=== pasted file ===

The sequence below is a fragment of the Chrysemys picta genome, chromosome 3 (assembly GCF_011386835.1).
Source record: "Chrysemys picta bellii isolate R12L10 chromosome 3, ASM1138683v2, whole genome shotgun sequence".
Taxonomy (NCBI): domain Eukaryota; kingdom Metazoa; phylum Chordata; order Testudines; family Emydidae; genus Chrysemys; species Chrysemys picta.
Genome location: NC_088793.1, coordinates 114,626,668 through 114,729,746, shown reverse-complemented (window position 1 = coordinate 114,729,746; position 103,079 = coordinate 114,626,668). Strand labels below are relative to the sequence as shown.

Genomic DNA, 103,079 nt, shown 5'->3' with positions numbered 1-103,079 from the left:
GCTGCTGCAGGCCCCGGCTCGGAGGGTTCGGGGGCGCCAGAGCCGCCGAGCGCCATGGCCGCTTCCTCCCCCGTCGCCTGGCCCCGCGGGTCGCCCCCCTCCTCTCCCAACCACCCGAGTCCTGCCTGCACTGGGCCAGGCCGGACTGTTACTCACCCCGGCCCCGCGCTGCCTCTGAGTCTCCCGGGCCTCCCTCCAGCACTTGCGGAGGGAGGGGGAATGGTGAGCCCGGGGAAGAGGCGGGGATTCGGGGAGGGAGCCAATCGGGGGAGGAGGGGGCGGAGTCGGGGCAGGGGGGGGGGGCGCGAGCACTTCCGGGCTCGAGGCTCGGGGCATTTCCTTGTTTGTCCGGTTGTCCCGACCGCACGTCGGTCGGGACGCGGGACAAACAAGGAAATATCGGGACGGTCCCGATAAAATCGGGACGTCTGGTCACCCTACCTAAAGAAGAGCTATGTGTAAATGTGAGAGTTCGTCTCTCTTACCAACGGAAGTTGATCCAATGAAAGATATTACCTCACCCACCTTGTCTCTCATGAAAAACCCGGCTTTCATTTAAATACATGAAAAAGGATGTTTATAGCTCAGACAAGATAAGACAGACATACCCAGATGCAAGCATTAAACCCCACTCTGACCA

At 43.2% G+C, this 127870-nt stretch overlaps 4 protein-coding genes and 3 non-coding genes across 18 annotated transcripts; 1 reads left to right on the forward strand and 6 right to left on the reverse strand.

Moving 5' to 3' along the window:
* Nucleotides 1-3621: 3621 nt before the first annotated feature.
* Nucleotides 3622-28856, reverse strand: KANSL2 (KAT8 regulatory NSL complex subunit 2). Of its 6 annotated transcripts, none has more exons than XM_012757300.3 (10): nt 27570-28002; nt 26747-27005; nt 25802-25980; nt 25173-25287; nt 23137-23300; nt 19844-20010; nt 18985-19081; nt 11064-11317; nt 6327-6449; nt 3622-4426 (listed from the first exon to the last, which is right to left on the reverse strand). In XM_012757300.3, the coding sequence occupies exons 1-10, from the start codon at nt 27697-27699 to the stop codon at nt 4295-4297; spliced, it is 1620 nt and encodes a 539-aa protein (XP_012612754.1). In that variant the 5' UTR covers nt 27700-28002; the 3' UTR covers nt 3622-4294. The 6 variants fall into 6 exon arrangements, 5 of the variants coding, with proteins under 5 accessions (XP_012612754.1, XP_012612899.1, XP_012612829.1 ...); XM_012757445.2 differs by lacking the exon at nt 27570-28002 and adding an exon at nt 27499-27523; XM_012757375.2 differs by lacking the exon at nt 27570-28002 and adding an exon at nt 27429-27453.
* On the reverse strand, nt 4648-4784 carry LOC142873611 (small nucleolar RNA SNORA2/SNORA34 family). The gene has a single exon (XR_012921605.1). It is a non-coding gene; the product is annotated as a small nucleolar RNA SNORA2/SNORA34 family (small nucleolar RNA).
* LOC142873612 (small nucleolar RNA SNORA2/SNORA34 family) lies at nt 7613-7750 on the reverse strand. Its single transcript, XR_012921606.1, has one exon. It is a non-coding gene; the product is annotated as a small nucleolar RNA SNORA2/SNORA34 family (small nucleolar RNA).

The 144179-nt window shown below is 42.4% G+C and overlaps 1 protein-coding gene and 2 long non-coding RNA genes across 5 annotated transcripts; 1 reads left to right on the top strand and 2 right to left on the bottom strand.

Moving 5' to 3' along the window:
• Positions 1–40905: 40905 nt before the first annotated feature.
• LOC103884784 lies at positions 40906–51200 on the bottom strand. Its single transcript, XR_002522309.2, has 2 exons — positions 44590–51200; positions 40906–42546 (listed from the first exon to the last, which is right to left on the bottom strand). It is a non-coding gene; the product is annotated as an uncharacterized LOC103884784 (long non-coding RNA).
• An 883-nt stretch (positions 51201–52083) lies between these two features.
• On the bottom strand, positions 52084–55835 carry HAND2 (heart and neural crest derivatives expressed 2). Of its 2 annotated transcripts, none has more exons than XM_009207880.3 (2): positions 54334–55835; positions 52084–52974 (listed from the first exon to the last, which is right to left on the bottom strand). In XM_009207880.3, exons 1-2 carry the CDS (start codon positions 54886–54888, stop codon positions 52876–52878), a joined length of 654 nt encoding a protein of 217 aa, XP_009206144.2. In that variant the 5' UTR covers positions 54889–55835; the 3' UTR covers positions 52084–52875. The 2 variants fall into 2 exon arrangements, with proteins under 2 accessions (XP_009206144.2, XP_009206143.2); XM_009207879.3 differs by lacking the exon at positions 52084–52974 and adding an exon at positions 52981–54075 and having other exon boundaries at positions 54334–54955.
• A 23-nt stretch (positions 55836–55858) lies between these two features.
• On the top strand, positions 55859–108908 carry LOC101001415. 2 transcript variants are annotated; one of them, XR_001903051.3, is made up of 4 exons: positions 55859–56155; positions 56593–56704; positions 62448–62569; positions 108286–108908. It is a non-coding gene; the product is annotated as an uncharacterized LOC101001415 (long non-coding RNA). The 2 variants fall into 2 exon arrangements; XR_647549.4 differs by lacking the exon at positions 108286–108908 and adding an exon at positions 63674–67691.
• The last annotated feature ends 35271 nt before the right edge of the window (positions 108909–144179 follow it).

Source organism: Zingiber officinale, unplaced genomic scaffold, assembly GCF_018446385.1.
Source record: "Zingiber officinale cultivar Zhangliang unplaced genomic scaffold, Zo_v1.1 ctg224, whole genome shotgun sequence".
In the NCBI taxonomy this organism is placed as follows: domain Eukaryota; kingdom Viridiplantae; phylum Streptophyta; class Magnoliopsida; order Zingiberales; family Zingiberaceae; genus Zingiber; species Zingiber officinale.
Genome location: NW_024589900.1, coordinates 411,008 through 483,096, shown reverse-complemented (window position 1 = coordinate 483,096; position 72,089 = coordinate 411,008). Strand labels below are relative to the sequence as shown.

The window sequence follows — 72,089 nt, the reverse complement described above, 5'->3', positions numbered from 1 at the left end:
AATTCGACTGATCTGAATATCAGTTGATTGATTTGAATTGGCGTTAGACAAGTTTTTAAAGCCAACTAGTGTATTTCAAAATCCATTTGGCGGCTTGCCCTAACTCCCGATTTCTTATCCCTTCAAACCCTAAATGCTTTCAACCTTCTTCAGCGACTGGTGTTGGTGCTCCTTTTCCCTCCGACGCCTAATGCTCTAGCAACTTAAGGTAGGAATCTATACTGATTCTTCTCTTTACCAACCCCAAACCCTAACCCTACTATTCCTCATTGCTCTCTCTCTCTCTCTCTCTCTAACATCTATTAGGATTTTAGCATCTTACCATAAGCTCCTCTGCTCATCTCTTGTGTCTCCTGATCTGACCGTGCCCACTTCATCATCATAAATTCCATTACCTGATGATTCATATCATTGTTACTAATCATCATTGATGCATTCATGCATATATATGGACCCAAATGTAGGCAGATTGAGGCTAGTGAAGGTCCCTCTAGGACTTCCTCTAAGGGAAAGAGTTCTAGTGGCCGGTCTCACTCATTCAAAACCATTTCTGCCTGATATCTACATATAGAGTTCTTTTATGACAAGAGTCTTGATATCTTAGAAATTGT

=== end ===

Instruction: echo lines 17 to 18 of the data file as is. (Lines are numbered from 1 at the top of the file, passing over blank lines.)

• An 883-nt stretch (positions 51201–52083) lies between these two features.
• On the bottom strand, positions 52084–55835 carry HAND2 (heart and neural crest derivatives expressed 2). Of its 2 annotated transcripts, none has more exons than XM_009207880.3 (2): positions 54334–55835; positions 52084–52974 (listed from the first exon to the last, which is right to left on the bottom strand). In XM_009207880.3, exons 1-2 carry the CDS (start codon positions 54886–54888, stop codon positions 52876–52878), a joined length of 654 nt encoding a protein of 217 aa, XP_009206144.2. In that variant the 5' UTR covers positions 54889–55835; the 3' UTR covers positions 52084–52875. The 2 variants fall into 2 exon arrangements, with proteins under 2 accessions (XP_009206144.2, XP_009206143.2); XM_009207879.3 differs by lacking the exon at positions 52084–52974 and adding an exon at positions 52981–54075 and having other exon boundaries at positions 54334–54955.